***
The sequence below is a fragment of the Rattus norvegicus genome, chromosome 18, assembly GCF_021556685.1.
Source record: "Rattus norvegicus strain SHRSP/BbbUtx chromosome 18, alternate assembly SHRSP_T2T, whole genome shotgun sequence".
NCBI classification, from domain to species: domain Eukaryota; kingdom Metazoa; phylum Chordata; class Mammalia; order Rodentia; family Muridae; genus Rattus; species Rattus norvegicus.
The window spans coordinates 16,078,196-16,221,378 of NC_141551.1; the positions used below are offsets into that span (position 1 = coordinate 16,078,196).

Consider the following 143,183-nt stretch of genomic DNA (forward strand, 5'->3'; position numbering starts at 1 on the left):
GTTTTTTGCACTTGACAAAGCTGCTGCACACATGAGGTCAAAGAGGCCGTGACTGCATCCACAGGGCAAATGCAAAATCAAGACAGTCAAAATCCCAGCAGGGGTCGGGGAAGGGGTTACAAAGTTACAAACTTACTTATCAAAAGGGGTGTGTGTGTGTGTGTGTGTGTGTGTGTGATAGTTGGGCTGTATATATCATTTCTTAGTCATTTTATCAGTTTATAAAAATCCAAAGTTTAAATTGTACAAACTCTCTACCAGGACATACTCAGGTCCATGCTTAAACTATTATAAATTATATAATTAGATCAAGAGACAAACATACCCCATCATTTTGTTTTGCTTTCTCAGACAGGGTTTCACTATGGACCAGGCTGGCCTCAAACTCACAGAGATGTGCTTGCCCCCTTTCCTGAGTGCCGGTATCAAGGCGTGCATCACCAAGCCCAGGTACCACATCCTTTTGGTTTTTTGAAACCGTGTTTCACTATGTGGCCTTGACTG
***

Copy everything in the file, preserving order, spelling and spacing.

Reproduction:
The sequence below is a fragment of the Rattus norvegicus genome, chromosome 18, assembly GCF_021556685.1.
Source record: "Rattus norvegicus strain SHRSP/BbbUtx chromosome 18, alternate assembly SHRSP_T2T, whole genome shotgun sequence".
NCBI classification, from domain to species: domain Eukaryota; kingdom Metazoa; phylum Chordata; class Mammalia; order Rodentia; family Muridae; genus Rattus; species Rattus norvegicus.
The window spans coordinates 16,078,196-16,221,378 of NC_141551.1; the positions used below are offsets into that span (position 1 = coordinate 16,078,196).

Consider the following 143,183-nt stretch of genomic DNA (forward strand, 5'->3'; position numbering starts at 1 on the left):
GTTTTTTGCACTTGACAAAGCTGCTGCACACATGAGGTCAAAGAGGCCGTGACTGCATCCACAGGGCAAATGCAAAATCAAGACAGTCAAAATCCCAGCAGGGGTCGGGGAAGGGGTTACAAAGTTACAAACTTACTTATCAAAAGGGGTGTGTGTGTGTGTGTGTGTGTGTGTGTGATAGTTGGGCTGTATATATCATTTCTTAGTCATTTTATCAGTTTATAAAAATCCAAAGTTTAAATTGTACAAACTCTCTACCAGGACATACTCAGGTCCATGCTTAAACTATTATAAATTATATAATTAGATCAAGAGACAAACATACCCCATCATTTTGTTTTGCTTTCTCAGACAGGGTTTCACTATGGACCAGGCTGGCCTCAAACTCACAGAGATGTGCTTGCCCCCTTTCCTGAGTGCCGGTATCAAGGCGTGCATCACCAAGCCCAGGTACCACATCCTTTTGGTTTTTTGAAACCGTGTTTCACTATGTGGCCTTGACTG